Skip to main content
Dryad logo

GIbase 1.0 Green Infrastructure plant species in England and Scotland

Citation

Watkins, Harry (2022), GIbase 1.0 Green Infrastructure plant species in England and Scotland, Dryad, Dataset, https://doi.org/10.5061/dryad.0gb5mkm23

Abstract

1. The contributions of constructed Green Infrastructure (GI) to biodiversity are often used to justify urban development projects, yet in many cases these contributions have been difficult to quantify. 

2. As a result, a wide range of GI features are designed and implemented, often without knowledge of whether these features contribute meaningfully to biodiversity or if there are biosecurity risks presented by their design or procurement. Our understanding of design practices could be significantly improved if researchers and policy makers were able to draw upon a data resource that recorded the specifications used in development projects and facilitated easy access to them. 

3. In the UK, Planning Portals act as substantial and untapped repositories of grey literature, containing highly detailed data with a diverse spatial coverage, recording the diversity and extent of existing habitats and specifications for proposed species assemblages. However, they are difficult to navigate or query, making it challenging to use these resources to gain macro-level insights from the data held within the portals.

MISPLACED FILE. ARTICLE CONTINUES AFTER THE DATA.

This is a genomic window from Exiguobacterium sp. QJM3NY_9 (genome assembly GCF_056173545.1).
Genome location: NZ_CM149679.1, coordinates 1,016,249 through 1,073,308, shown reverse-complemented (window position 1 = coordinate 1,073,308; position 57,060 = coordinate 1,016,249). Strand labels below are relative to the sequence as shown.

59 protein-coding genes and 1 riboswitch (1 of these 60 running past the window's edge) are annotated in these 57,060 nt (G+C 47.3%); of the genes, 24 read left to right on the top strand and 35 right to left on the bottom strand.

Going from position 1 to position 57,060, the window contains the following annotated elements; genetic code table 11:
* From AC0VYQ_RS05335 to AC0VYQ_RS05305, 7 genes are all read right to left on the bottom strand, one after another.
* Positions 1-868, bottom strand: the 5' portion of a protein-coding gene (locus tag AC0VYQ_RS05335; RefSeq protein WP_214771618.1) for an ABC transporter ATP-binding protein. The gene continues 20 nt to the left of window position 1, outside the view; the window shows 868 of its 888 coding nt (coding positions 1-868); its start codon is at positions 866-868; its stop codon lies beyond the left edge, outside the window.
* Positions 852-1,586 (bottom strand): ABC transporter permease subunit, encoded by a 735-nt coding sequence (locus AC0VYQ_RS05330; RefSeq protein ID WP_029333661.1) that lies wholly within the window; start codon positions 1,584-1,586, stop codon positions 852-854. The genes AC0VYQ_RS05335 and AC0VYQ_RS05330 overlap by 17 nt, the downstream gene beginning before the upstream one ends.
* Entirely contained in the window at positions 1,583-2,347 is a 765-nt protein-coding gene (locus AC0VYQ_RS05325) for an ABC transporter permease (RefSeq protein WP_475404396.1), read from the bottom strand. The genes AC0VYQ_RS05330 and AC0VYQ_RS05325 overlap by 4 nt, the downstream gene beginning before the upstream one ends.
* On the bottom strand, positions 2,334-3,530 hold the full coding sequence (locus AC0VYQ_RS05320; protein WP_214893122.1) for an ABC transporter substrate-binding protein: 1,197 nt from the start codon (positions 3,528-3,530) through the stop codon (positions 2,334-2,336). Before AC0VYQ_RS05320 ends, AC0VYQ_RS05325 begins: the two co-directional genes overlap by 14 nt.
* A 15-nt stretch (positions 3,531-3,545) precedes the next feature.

4. In this paper, we present Plant GI 1.0, a new dataset that incorporates plant specifications from development projects across England and Scotland along with trait data associated with each species.

5. To test whether these data could be used to inform policy makers and researchers about current procurement and planting practices, we assessed the proposed GI features that are submitted by developers to Local Planning Authorities as part of the planning process, and then carried out fieldwork to record the extent to which these specifications were delivered. 

Methods

Green infrastructure design specifications for urban development projects in England and Scotland were accessed through UK planning portals, and data were transcribed. Leaf functional traits were then derived for each species from TRY database, and CSR ordinations for each species were calculated using the StrateFy tool developed by Pierce et al., 2017.

Funding

Scottish Government through the Rural & Environment Science and Analytical Services (RESAS) Division, Award: Grant agreement No PHC2019_05